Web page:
World’s biggest offshore wind farm set to go ahead

CGI image of a General Electric wind turbine

Construction of the world’s biggest offshore wind farm is set to go ahead after energy firm SSE renewables reached financial close on the first phase of the scheme.

SSE and its joint venture partner Equinor are now proceeding with the first two phases of the Dogger Bank Wind Farm off the north east coast of England. Once all three phases are complete by March 2026, it will be the largest in the world.

Each phase has a capacity of 1,200MW and will generate around 6,000GWh annually. In total, Dogger Bank will produce enough electricity to supply 5% of the UK’s demand.

Total investment in the first two phases of the project will be around £6bn and has already secured the creation of 320 new skilled jobs for the North East of England associated with the development and operation of the wind farm, with more to come as construction ramps up.

SSE Renewables is currently also leading the construction of the Seagreen offshore wind farm (1,075MW, SSE Renewables share 49%), which will be Scotland’s largest on completion, and the wholly-owned Viking wind farm (443MW).

Alistair Philips-Davies, SSE chief executive, said: “We are proud to be leading on the construction and development of Dogger Bank Wind Farm, which has been 10 years in the making. We are putting our money where our mouth is on delivering net zero and reinforcing the UK’s position as a world leader. This investment will help drive a green recovery from coronavirus through the project’s construction over the next five years, creating jobs and boosting the local economy.

“Achieving financial close for the first two phases of the world’s largest wind farm is a huge accomplishment and, alongside reaching Seagreen 1 financial close earlier this year, represents significant progress towards achieving our goal of trebling our renewable output by 2030.”

Pål Eitrheim, Equinor EVP of New Energy Solutions, said: “Reaching financial close on the two first phases of Dogger Bank is a major milestone, demonstrating our commitment to profitable growth within offshore wind. The extensive interest from lenders, underpins the attractiveness of UK offshore wind assets and confidence in SSE and Equinor. As the wind farm’s future operator, we are proud to take this big step forward in delivering what will be the backbone of a growing wind hub in the North Sea. Through the sheer scale of the project we have delivered record-low contract prices for the UK market, and as operator of the wind farm we will continue to deliver value to the UK for years to come.”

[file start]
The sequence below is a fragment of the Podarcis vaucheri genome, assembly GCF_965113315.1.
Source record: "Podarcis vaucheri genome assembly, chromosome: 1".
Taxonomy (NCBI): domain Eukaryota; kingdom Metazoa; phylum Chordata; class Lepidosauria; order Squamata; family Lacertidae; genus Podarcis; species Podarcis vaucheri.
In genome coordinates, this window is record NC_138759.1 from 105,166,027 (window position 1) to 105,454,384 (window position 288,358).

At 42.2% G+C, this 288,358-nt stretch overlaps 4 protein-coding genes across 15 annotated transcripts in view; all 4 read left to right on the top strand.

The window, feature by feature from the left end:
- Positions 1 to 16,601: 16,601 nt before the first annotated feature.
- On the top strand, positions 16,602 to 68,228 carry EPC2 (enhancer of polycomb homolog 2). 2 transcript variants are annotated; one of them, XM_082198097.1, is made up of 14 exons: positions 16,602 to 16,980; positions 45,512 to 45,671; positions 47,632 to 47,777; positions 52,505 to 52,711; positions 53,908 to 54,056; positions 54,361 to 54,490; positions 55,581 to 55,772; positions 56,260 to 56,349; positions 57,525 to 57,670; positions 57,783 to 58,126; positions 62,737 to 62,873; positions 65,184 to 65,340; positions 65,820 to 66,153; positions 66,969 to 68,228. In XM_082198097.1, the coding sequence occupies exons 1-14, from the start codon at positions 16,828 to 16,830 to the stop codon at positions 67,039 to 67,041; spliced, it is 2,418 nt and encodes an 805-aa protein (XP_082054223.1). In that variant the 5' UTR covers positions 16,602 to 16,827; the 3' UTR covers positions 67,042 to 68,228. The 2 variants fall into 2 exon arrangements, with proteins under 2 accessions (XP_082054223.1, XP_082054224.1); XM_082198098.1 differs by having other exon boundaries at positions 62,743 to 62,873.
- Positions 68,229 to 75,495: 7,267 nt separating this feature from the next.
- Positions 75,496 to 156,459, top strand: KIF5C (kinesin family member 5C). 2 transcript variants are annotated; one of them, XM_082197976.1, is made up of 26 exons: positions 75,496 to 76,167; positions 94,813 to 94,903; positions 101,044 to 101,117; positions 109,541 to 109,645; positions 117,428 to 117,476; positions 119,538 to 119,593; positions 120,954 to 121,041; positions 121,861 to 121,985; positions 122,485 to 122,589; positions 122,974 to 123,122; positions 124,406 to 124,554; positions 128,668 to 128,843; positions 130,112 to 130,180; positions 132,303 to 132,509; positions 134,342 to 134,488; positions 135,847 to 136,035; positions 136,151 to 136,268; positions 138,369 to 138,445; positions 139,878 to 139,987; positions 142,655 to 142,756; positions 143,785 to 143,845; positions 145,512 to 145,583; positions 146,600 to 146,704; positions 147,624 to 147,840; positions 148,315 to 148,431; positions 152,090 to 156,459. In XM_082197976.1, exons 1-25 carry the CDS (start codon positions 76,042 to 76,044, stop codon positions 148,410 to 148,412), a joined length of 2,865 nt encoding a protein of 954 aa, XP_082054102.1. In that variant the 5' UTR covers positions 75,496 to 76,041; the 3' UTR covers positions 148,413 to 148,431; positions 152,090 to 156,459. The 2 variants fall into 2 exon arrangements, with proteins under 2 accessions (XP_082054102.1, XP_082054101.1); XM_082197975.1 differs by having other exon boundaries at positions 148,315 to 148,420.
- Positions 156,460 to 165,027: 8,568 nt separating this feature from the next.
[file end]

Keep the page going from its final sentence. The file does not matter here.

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  1. The completed 3 phases of the SSE Dogger Bank windfarm is claimed here to be a total of 4.6 GW (3 x 1.2 GW) or 4.03 TWh annually. In 2018 according to BEIS data, total UK electricity generation from all sources was 333 TWh and rising, so the claim that the 3 phases will generate 5% of UK electricity demand which was 9.99 TWh in 2018 is more than twice the 4.03 TWh claimed for this total windfarm, so the contribution of 4.03 TWh to the 2018 generation figures is more like 1.2% not 5%. All this assumes that the 4.03 TWh generation is the net amount allowing for variable wind and downtime for maintenance.

    In 2019 according to BEIS the UK’s total primary energy demand was 2,226 TWh which must all be supplied by green electricity by 2050. UK’s electricity generation in 2018 was only 333 TWh, so there is a long way to go to reach the 2050 target.

  2. Commendable effort

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